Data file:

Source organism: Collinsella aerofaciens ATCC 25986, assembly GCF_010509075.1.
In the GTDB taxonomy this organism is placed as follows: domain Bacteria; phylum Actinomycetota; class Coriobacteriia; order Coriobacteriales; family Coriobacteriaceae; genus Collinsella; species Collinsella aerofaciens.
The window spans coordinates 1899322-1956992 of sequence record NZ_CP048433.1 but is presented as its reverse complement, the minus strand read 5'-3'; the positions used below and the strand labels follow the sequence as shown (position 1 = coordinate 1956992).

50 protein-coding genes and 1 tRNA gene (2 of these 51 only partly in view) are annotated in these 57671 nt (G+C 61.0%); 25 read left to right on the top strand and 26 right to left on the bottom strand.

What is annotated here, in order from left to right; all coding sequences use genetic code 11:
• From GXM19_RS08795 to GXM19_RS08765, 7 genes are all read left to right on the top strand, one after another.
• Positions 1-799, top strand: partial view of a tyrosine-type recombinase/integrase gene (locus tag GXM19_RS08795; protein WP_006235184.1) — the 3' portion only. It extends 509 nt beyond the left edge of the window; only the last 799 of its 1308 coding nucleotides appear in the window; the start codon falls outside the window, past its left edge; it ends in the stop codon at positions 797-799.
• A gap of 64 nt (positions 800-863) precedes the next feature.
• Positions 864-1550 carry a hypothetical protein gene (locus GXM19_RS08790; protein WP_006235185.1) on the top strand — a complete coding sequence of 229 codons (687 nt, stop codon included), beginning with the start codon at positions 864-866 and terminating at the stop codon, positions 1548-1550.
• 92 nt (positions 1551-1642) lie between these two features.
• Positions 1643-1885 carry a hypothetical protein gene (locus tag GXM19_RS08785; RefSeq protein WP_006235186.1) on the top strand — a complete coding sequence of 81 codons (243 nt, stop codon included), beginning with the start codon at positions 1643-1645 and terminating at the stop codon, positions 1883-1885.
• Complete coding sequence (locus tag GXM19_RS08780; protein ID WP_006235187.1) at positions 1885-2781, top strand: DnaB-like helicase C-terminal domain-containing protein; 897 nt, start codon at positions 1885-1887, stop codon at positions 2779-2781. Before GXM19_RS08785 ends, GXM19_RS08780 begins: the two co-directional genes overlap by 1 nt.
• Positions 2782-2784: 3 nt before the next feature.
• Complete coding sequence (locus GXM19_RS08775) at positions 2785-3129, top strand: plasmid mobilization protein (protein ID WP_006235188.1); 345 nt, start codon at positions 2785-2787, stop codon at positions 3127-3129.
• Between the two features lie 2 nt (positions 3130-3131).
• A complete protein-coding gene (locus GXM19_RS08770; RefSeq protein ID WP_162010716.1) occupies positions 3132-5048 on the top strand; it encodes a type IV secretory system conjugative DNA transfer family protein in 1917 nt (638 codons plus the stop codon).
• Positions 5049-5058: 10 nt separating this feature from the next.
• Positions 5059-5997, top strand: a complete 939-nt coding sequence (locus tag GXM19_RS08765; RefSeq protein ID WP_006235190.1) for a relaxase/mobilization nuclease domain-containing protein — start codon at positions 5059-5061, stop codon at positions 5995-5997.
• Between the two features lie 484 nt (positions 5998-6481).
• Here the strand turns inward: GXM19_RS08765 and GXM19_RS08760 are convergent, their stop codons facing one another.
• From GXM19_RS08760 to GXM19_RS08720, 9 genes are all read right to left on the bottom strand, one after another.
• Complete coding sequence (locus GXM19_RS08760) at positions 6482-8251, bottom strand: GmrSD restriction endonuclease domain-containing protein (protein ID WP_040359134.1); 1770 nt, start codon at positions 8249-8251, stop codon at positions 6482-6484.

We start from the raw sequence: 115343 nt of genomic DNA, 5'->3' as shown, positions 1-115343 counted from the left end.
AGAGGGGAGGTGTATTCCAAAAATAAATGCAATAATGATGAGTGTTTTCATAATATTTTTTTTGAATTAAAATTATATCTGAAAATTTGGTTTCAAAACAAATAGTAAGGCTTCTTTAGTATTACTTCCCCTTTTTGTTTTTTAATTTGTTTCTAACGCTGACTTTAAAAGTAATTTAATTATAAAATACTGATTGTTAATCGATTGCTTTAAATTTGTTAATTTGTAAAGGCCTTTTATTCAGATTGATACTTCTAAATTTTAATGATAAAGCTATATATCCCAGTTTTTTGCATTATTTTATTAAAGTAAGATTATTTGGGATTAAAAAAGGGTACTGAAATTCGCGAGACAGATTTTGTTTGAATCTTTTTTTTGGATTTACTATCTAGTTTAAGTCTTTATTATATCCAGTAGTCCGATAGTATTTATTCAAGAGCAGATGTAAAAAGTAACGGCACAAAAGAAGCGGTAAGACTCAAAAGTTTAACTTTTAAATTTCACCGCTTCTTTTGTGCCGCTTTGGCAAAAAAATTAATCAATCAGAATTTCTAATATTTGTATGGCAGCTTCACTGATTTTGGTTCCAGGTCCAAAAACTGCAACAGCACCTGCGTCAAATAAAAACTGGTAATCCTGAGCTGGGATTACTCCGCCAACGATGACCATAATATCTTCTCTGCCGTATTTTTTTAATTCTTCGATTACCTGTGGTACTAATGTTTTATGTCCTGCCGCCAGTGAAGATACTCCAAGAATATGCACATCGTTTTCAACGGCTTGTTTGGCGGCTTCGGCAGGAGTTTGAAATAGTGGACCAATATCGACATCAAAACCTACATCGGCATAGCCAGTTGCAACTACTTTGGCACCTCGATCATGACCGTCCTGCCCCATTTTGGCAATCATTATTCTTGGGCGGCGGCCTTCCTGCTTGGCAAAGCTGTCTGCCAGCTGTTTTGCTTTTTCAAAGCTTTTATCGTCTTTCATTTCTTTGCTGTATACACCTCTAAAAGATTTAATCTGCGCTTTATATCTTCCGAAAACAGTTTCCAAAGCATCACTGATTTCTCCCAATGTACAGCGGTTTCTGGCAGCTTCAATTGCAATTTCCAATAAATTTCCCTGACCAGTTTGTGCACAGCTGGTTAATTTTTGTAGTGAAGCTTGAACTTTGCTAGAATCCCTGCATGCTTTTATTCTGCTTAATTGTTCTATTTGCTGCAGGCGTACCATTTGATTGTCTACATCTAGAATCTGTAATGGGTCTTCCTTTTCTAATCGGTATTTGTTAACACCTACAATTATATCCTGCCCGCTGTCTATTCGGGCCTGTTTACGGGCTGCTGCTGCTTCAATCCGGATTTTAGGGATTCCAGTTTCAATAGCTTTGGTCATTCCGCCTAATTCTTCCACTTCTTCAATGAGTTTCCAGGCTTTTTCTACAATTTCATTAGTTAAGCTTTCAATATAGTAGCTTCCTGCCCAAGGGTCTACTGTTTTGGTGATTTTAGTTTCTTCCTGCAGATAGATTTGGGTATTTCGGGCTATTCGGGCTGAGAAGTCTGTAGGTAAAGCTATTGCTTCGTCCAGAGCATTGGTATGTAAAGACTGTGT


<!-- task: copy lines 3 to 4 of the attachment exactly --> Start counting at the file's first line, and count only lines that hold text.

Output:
The window spans coordinates 1899322-1956992 of sequence record NZ_CP048433.1 but is presented as its reverse complement, the minus strand read 5'-3'; the positions used below and the strand labels follow the sequence as shown (position 1 = coordinate 1956992).

50 protein-coding genes and 1 tRNA gene (2 of these 51 only partly in view) are annotated in these 57671 nt (G+C 61.0%); 25 read left to right on the top strand and 26 right to left on the bottom strand.